WAY OUT WEST.
Byline: ROBIN TURNER
SWANSEA BAY was shining like a diamond this week when it was frozen in the vice-like grip of a wintry blast.
And at night the lights of street lamps and houses across the beautiful crescent twinkled like the stars looking down on it, millions of miles away in space.
As the year creaked to a frosty end, the region could look back on the past 12 months with satisfaction.
The DT100 festival celebrating Dylan Thomas' birth in Swansea 100 years ago was a worldwide success with journalists from across the globe coming here to find out more about the fascinating, bibulous, womanising poet who started writing as a child, gazing down at the spectacular bay from his house in Cwmdonkin Drive.
Swansea University even spent PS104,000 on one of his early notebooks, his works were translated into Chinese, politicians, singers, actors, sportsmen and others took part in a 36-hour "Dylathon" tribute celebrating his words and more movies about his life were either completed or planned.
Rhossili Bay was again voted one of the world's best beaches by respected travel website TripAdvisor, another multi-million pound budget series of Fox TV's popular action series Da Vinci's Demons was filmed in the Bay Studios on Fabian Way, and, close by, the PS450m W Bay Campus, Swansea University's beach-front second campus and one of the biggest knowledge economy projects in Europe, steadily took shape, staying on course to open this year.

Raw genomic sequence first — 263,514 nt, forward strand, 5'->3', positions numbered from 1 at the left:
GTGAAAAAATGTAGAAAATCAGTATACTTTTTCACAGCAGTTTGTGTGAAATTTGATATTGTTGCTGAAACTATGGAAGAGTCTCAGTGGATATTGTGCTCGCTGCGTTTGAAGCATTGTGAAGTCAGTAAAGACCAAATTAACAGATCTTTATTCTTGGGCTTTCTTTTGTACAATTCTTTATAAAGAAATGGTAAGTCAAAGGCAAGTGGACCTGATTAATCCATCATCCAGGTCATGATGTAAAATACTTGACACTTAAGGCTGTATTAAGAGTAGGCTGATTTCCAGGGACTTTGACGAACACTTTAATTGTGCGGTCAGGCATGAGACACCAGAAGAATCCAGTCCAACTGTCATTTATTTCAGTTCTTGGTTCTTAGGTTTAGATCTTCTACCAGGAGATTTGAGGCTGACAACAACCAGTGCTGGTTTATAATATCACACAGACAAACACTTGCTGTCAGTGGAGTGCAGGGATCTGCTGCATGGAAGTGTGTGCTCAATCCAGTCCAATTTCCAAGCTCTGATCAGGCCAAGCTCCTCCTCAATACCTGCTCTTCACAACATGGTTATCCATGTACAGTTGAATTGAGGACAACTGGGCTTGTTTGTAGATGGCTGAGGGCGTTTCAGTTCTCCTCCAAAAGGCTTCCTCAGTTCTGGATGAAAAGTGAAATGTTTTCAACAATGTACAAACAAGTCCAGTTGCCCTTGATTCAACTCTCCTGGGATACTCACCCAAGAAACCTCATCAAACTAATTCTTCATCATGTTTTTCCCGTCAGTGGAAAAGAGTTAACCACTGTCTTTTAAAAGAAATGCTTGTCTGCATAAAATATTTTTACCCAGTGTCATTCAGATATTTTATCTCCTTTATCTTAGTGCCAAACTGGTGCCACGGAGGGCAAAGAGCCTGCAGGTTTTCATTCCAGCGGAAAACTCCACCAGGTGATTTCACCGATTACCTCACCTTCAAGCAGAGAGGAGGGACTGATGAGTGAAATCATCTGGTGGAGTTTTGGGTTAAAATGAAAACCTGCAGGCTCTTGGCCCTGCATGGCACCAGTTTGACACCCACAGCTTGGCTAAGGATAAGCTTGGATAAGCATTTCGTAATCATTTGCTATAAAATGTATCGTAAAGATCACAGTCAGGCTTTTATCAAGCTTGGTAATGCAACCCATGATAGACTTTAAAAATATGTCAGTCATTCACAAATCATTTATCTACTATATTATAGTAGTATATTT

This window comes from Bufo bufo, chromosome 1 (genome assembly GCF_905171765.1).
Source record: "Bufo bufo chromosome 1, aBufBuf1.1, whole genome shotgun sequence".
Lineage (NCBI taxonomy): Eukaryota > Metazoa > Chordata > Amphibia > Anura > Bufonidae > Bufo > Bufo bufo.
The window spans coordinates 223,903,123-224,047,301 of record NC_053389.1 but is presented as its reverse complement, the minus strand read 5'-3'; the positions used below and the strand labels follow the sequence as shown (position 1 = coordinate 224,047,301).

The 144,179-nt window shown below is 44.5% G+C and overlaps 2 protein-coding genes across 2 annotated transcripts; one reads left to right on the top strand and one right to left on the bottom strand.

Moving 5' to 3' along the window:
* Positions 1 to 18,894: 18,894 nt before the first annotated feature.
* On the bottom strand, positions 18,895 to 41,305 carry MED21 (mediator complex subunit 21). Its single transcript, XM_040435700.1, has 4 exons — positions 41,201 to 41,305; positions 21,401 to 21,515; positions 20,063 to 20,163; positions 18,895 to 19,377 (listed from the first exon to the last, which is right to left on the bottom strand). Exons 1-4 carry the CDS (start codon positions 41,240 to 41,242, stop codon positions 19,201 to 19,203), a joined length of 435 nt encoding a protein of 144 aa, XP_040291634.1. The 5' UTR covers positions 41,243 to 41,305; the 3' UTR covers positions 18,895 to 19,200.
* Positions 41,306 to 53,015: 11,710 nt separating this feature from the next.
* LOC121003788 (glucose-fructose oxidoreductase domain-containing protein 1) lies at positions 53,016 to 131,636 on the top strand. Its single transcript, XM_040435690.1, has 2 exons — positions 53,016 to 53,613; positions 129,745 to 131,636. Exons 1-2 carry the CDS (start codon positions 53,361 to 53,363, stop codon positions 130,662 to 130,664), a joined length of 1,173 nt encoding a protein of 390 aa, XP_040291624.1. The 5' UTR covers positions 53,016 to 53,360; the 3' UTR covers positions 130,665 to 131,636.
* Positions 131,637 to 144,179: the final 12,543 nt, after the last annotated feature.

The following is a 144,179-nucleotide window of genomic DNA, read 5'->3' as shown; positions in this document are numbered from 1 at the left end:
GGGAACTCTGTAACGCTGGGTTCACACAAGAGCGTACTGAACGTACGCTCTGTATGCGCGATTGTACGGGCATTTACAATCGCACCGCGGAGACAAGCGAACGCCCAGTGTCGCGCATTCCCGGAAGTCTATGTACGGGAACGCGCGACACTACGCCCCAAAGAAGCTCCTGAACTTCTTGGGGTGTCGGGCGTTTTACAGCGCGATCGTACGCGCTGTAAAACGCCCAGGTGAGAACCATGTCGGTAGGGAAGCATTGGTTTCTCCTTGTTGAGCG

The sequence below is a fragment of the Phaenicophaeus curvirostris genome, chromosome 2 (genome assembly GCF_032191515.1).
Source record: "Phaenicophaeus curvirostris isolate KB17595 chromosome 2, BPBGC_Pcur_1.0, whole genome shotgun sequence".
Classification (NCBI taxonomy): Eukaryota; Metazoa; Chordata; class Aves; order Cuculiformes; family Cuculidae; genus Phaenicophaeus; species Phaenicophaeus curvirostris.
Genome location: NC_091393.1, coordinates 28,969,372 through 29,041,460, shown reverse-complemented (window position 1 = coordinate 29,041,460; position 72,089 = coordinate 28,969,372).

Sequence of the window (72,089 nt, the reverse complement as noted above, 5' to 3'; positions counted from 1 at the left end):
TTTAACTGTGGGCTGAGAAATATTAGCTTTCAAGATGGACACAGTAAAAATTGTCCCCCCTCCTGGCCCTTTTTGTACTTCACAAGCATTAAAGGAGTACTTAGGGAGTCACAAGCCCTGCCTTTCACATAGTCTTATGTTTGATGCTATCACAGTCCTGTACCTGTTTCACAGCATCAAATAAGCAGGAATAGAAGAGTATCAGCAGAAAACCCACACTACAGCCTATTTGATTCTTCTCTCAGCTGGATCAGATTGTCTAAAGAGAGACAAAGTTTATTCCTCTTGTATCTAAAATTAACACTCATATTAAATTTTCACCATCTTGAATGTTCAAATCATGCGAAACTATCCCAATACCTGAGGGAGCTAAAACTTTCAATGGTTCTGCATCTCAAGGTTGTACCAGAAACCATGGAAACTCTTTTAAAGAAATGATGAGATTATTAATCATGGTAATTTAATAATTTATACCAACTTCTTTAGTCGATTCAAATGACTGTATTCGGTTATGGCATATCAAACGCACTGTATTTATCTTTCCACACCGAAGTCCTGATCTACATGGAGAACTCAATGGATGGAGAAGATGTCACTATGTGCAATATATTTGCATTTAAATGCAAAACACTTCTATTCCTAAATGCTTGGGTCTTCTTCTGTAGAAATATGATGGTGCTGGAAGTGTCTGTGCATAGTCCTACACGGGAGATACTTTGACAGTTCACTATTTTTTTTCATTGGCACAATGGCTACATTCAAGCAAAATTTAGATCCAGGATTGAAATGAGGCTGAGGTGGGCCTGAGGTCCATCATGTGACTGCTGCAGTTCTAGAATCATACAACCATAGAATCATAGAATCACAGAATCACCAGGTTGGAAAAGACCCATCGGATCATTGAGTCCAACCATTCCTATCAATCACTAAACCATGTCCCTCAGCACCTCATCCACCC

Local actors Michael Sheen and Sir Anthony Hopkins continued to get some of the biggest roles in Hollywood and on American TV and Catherine Zeta-Jones landed a major part in the film remake of one of Britain's favourite comedies, Dad's Army, alongside a line-up of some of Britain's finest actors.
And Swansea City continued to stay in the top echelons of the Premier League, the richest and most competitive football league in the world.
Not a bad year, then, but as 2015 begins the time has come to rebuild the centre of Swansea, the regional capital of this part of the world, which for too long has failed to reflect the hard work, pioneering spirit, inherent talent and, at times, sheer brilliance of those brought up here.
There may be many reasons why Swansea can have a Premier League football team but a centre which, to put it mildly, is past its best.
The Castle Quays project aimed at revitalising the centre goes back to 1994, a time when the internet was in its infancy, and it finally ended with no result in 2004.
The sale of the seafront Civic Centre this month should pave the way (hopefully after its demolition) for a dynamic, good-looking, waterfront city centre.
The people raised here have dazzled - now it's time for the city itself to shine.
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|Publication:||Western Mail (Cardiff, Wales)|
|Date:||Jan 2, 2015|
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